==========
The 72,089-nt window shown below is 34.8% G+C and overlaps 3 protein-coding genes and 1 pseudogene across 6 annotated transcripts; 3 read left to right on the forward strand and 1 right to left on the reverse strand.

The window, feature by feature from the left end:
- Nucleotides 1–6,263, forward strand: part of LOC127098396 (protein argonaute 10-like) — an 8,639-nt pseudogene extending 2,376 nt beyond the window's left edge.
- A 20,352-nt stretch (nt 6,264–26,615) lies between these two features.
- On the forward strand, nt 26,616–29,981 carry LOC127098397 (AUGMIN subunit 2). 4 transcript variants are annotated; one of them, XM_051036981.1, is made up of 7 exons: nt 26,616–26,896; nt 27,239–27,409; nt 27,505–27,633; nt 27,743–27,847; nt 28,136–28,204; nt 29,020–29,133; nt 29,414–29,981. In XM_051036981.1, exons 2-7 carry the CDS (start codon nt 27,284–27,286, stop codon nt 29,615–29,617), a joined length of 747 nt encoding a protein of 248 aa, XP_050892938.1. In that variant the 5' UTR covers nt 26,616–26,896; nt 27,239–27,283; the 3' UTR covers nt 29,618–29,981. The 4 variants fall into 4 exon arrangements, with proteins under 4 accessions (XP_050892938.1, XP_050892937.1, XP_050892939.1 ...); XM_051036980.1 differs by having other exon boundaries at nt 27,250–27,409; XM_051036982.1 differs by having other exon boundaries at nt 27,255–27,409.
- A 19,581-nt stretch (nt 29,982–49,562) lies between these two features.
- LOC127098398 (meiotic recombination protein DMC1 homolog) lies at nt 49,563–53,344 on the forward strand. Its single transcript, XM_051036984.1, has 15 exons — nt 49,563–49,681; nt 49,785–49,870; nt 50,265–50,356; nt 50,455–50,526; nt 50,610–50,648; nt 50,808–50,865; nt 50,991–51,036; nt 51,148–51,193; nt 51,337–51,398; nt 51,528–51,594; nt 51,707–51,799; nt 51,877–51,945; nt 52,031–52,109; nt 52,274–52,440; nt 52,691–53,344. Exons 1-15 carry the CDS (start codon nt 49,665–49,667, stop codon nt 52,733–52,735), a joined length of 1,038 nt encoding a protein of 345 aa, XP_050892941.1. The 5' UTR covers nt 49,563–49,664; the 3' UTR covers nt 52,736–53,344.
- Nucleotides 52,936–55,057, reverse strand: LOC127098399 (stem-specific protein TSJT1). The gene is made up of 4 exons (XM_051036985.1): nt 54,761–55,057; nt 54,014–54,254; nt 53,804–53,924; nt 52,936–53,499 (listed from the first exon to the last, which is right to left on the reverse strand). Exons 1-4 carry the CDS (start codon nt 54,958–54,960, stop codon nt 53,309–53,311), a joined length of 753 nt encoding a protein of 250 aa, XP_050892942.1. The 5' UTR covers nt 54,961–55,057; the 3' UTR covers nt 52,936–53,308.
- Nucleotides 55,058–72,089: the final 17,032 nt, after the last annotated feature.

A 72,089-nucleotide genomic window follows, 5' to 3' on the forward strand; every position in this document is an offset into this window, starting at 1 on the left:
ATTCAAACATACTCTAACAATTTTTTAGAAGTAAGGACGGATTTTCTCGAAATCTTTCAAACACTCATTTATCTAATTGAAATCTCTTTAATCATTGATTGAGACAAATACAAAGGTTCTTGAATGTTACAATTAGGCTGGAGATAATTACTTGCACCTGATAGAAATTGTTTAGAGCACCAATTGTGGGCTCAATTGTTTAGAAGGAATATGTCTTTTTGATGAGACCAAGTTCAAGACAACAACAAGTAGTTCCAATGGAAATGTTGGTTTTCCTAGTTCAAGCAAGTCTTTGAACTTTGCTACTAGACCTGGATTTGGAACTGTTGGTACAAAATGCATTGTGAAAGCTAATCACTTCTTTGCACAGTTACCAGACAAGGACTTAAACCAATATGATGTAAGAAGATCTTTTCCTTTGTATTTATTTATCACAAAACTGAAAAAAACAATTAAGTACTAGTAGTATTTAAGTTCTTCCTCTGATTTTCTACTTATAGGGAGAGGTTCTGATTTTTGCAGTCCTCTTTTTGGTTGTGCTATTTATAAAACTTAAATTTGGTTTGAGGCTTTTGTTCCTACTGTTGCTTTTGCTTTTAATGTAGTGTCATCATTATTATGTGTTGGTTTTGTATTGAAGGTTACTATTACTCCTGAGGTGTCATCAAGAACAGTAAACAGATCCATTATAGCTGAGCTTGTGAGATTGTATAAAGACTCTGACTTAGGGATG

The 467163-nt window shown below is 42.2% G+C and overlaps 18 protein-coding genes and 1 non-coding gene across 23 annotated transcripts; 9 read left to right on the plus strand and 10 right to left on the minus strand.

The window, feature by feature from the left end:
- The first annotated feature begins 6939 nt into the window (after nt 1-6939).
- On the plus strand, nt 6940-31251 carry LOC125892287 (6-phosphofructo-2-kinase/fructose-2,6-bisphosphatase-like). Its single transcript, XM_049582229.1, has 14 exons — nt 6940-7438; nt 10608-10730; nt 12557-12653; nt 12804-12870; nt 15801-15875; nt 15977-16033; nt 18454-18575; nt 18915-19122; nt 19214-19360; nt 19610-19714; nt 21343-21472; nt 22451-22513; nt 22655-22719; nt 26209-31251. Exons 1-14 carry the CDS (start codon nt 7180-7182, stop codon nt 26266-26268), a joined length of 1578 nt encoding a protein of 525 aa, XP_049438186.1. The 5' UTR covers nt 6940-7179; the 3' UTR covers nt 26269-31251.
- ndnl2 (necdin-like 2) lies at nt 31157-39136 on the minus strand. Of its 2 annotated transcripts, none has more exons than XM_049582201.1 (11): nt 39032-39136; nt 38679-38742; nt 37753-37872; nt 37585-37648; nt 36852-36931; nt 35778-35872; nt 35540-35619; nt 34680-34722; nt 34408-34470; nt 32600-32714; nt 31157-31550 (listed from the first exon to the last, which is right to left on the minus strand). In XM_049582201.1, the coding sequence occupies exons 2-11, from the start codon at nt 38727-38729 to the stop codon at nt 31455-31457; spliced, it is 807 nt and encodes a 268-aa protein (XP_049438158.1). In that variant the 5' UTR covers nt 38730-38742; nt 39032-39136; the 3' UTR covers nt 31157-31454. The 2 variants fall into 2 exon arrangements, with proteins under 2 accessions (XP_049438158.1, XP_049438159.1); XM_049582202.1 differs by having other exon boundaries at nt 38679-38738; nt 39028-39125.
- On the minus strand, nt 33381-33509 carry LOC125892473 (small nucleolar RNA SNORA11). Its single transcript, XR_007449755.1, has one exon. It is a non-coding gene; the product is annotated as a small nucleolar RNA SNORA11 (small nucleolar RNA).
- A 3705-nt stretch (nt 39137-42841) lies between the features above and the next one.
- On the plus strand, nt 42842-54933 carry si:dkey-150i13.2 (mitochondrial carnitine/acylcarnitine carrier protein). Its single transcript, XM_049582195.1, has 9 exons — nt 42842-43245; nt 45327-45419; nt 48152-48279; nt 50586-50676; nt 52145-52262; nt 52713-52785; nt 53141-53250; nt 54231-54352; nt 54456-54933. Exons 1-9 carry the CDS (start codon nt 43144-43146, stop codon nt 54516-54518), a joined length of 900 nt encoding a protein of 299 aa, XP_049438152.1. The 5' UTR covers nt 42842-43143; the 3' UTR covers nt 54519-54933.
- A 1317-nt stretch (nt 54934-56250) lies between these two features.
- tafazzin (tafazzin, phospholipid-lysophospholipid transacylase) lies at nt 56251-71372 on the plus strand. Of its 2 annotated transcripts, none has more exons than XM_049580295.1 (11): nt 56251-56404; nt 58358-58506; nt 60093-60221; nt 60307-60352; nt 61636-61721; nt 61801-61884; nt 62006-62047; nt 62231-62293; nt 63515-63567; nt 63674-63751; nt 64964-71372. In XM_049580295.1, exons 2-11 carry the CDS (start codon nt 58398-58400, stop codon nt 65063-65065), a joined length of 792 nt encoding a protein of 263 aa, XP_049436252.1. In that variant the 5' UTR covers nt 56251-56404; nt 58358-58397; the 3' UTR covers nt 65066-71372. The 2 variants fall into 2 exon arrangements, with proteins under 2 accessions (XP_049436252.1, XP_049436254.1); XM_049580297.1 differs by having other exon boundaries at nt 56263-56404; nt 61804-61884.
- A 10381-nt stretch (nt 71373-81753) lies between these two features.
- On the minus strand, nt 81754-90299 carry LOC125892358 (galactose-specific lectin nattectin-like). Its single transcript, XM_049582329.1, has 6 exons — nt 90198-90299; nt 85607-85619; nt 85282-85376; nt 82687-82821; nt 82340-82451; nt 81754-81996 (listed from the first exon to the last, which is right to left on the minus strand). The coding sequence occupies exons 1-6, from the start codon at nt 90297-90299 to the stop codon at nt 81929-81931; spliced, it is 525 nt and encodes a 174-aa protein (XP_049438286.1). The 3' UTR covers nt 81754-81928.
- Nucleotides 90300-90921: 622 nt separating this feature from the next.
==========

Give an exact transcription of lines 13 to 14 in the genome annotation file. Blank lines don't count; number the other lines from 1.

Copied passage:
The window, feature by feature from the left end:
- The first annotated feature begins 6939 nt into the window (after nt 1-6939).